INSIGHTS

Here is our monthly view of the financial markets and some of the thoughts that go into our investment decisions.

The Market: September 2020

After one of the strongest Augusts on record, investors continue to shake their collective heads trying to figure out a market that is doing so well when the COVID economy is in recession. As we discussed in our previous letters, the monetary support that the Federal Reserve and the fiscal stimulus by the Congress and Administration have provided the fuel to keep the markets and consumers liquid. It’s worthy to note that these support and stimulus measures are significantly greater than those employed during the 2008 Financial Crisis. As an aside, if more were done then, it is my opinion that the recovery would have been much stronger. We still have a ways to go until we can determine a verdict on the government’s response but from a market’s perspective, investors are happy. As with everything in life there is more to it than meets the eye. While the S&P500 is back in the black for the year, this performance is skewed to the positive showing of the mega-cap technology and social media names. A majority of stocks are still far from even for the year. The top 10 companies in the S&P500 now make up approximately 30% of the index’s weighting. The implication is that investors may be less diversified than they think and as a result, risk is higher.  Overall, with stock prices outpacing earnings, valuations in many parts of the market look stretched. Under these circumstances, the market is vulnerable to the downdrafts that we experienced this past week. Caution is warranted. With valuations high and an economy that, while improving, remains weak and reliant on government support, volatility will likely remain elevated. As the election is moving into the final two months, there will be a lot of talk about how the election will impact the markets. I caution investors that even the selection of a President is but one factor in the many informational inputs for the market.  Far more important is to follow your financial plan, including appropriate re-balancing. — Ian Green, Pendragon Capital Management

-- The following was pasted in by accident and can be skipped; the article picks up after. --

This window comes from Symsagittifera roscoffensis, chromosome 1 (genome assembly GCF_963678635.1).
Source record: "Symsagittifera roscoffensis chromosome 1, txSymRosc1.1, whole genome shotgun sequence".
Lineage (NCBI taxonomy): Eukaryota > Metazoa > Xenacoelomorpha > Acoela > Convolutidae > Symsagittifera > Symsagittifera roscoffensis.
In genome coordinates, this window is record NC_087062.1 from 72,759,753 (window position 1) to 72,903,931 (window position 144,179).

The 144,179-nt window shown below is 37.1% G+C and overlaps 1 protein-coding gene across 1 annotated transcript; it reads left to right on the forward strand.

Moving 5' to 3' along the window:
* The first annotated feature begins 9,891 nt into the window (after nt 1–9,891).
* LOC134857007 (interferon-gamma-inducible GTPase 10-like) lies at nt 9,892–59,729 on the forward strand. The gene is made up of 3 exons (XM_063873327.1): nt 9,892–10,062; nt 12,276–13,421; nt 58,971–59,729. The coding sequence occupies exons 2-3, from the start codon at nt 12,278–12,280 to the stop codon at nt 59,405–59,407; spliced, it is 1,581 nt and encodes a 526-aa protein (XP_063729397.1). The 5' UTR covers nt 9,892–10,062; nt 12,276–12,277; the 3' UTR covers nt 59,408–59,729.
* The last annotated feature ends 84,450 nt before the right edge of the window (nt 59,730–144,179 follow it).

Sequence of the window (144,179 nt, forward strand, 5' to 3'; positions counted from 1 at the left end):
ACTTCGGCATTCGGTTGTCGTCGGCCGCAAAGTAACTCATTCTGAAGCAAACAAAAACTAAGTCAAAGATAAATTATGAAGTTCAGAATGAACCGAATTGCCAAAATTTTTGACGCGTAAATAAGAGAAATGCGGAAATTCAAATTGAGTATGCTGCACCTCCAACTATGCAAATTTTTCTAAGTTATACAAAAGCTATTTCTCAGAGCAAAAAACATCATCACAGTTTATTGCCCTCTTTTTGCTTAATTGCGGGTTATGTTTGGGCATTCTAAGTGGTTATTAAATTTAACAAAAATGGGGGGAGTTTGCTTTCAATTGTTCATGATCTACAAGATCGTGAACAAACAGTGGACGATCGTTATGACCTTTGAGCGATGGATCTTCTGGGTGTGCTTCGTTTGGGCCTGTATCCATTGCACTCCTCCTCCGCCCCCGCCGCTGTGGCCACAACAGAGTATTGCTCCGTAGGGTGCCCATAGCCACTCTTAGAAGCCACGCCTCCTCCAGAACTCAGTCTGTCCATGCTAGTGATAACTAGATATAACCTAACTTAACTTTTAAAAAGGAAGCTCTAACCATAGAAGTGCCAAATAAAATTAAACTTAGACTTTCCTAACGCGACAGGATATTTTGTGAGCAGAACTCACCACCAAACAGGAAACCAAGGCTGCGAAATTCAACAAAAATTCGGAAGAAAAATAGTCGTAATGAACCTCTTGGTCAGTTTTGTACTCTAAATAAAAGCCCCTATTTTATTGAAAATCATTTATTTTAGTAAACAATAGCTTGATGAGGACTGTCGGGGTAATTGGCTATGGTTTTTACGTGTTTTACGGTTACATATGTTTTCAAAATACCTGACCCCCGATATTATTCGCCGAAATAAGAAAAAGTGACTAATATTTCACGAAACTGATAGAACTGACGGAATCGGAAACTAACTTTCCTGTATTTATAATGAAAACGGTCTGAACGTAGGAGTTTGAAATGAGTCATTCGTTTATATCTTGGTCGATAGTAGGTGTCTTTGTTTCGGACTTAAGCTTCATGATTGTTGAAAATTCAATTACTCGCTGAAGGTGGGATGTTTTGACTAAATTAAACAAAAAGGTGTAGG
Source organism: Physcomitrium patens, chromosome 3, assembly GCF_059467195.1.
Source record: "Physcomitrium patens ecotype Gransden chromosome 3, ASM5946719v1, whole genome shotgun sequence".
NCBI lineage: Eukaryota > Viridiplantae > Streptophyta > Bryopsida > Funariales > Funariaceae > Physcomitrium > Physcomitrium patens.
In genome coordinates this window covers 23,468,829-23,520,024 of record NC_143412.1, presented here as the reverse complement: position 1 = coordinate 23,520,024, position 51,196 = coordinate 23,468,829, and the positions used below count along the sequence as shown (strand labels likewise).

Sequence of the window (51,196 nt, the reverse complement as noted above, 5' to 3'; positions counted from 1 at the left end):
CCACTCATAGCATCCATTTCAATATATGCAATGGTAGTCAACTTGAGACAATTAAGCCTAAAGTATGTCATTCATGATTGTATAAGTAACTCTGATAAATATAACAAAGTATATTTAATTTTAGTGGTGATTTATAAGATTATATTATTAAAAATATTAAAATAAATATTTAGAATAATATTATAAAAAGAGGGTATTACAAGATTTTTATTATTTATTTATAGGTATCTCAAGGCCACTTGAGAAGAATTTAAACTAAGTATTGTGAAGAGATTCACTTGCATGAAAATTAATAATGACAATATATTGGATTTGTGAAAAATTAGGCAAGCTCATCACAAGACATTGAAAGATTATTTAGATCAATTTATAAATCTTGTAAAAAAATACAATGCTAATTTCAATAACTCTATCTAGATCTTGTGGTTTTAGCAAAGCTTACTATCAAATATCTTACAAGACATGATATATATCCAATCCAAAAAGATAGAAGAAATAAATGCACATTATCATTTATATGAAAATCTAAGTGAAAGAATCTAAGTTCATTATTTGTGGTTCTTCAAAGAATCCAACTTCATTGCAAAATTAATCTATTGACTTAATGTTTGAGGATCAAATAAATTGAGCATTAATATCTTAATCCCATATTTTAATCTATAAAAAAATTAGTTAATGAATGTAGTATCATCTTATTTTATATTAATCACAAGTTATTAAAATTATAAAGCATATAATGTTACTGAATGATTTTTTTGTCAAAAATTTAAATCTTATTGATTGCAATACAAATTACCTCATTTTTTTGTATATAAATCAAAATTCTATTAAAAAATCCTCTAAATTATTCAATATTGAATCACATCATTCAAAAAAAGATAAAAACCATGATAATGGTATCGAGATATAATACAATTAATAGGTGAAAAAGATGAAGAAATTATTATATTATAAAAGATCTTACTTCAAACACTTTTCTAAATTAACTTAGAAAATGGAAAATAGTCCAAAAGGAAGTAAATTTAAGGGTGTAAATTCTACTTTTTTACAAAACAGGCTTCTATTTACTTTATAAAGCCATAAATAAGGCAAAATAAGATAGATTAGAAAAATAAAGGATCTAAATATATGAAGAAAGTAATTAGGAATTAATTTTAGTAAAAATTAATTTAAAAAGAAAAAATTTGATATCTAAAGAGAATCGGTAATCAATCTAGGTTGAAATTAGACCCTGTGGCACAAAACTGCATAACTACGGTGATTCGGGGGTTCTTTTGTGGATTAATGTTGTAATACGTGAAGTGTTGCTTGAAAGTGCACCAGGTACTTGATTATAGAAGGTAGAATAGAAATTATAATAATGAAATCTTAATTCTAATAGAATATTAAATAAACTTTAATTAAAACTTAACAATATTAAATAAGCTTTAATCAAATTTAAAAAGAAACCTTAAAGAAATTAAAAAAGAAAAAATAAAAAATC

The Market: July/August 2020

Twice in the past month, the bears took the S&P500 down to the 200 day moving average but both times failed to break the market lower. The buyers came in and bounced the S&P500 back up to 3130. This is about where stocks are now. The stock market seems to be trading in a range with the 200 day moving average at the lower bound and about 3200 at the top. The lower bound appears for now to be maintained by the expectation of the Federal Reserve doing “whatever it takes” to bridge the economy until a COVID vaccine is developed. The top is, for now, limited by a market that is trading at a high multiple with uncertain corporate profits. Next week, companies will begin to report their earnings for the 2nd quarter. I’m not sure what new information investors will get. We all know that business was down sharply for most industries. Investors are likely to look past the numbers in anticipation of better days. There are two sectors that may prove to be an exception. The first is the high fliers. Companies like the FAANGs. Stock prices for these companies have been strong and expectations high. If there are disappointments, there could be a correction in these names. The second group of stocks to watch is financials. Their reports should provide some insight into the health of “Main Street” and credit quality of loans in the banking system. Bank stocks have been performing poorly. With legitimate reasons, expectations are low. There are long memories of the 2008 financial crisis and there are presently a lot of loans in forbearance due to COVID. How many of these loans that are on pause that will ultimately go bad is a big question for the coming quarters. If there will be surprises it will be in the FAANGs (and the other COVID-era favorites) and in the banks. Will any earnings surprises move the market out of its trading range? A lot will depend on whether additional stimulus is provided by the government. A falling stock market would likely push Congress and the President to further open the coffers, especially in an election year. — Ian Green, Pendragon Capital Management